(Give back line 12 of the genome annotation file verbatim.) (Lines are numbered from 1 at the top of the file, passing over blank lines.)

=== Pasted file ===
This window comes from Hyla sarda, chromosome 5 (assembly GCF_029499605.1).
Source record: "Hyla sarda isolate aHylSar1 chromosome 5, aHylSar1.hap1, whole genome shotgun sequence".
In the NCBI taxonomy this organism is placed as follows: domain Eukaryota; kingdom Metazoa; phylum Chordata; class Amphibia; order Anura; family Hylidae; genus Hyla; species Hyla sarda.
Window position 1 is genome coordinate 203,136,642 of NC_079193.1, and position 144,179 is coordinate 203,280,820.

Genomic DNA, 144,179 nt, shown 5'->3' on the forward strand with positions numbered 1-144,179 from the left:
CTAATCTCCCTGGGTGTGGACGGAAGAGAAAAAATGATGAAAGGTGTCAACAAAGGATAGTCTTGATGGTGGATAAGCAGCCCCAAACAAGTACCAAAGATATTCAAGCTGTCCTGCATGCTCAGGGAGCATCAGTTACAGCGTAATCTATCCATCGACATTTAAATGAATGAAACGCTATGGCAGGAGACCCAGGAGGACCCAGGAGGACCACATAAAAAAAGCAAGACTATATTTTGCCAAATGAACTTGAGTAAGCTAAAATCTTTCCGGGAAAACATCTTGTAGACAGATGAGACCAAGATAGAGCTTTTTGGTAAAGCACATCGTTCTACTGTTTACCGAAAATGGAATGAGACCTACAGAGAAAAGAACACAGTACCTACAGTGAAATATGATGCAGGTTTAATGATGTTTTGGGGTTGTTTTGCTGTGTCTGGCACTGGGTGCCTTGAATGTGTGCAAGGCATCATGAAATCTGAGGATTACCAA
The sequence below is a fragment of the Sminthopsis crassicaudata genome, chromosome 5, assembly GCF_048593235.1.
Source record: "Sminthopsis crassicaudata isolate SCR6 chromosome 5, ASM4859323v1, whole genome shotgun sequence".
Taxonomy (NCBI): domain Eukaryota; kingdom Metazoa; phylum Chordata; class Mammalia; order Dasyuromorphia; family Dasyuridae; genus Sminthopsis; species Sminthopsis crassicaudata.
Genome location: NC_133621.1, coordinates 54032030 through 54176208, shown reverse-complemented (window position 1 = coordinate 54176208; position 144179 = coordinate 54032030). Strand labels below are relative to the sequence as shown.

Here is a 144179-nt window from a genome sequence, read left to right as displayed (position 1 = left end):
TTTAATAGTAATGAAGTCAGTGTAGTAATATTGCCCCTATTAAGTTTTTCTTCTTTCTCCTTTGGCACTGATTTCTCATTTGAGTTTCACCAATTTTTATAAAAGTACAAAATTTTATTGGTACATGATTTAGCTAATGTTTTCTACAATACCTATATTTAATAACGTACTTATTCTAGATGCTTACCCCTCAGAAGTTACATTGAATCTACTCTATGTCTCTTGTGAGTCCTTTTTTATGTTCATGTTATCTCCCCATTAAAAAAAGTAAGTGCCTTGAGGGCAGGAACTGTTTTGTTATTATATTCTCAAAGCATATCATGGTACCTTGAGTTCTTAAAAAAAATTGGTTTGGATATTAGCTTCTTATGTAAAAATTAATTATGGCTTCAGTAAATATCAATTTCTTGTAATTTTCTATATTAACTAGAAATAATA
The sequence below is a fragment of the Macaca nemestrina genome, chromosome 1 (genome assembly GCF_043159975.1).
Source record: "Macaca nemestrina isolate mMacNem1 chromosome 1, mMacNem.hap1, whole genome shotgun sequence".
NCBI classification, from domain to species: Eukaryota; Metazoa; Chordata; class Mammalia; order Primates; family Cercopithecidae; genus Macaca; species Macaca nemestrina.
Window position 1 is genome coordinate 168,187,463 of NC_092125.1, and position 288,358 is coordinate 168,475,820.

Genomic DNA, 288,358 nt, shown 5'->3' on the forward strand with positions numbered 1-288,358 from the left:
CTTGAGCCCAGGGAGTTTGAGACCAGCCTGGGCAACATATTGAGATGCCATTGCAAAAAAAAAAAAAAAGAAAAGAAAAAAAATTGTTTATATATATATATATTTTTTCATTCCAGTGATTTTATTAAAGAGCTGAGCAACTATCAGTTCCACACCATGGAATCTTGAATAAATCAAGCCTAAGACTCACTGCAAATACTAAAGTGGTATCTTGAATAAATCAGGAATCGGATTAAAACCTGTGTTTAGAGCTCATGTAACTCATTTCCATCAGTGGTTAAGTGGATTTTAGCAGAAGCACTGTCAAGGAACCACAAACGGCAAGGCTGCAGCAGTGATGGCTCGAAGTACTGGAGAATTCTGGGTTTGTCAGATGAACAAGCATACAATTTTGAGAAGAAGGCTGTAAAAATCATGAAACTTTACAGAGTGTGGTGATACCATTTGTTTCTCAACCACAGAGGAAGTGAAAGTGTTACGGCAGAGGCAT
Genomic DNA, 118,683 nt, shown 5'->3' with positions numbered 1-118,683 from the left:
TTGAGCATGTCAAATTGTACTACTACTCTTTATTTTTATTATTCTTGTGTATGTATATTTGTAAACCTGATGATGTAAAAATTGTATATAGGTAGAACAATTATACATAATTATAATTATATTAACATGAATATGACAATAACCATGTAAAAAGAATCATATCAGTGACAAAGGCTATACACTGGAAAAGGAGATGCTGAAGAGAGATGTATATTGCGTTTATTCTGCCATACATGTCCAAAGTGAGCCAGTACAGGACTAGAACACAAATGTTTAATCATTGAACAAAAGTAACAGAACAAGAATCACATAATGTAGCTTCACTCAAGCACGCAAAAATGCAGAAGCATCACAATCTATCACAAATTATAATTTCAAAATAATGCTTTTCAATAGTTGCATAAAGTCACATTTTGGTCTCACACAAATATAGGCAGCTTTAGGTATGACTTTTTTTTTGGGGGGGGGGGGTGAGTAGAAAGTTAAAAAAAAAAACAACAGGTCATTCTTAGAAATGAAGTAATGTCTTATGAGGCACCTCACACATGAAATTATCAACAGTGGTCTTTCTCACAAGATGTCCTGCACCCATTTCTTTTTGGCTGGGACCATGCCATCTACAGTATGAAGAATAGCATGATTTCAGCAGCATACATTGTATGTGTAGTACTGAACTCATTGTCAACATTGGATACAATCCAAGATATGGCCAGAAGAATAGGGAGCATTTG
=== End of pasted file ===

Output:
TTTAATAGTAATGAAGTCAGTGTAGTAATATTGCCCCTATTAAGTTTTTCTTCTTTCTCCTTTGGCACTGATTTCTCATTTGAGTTTCACCAATTTTTATAAAAGTACAAAATTTTATTGGTACATGATTTAGCTAATGTTTTCTACAATACCTATATTTAATAACGTACTTATTCTAGATGCTTACCCCTCAGAAGTTACATTGAATCTACTCTATGTCTCTTGTGAGTCCTTTTTTATGTTCATGTTATCTCCCCATTAAAAAAAGTAAGTGCCTTGAGGGCAGGAACTGTTTTGTTATTATATTCTCAAAGCATATCATGGTACCTTGAGTTCTTAAAAAAAATTGGTTTGGATATTAGCTTCTTATGTAAAAATTAATTATGGCTTCAGTAAATATCAATTTCTTGTAATTTTCTATATTAACTAGAAATAATA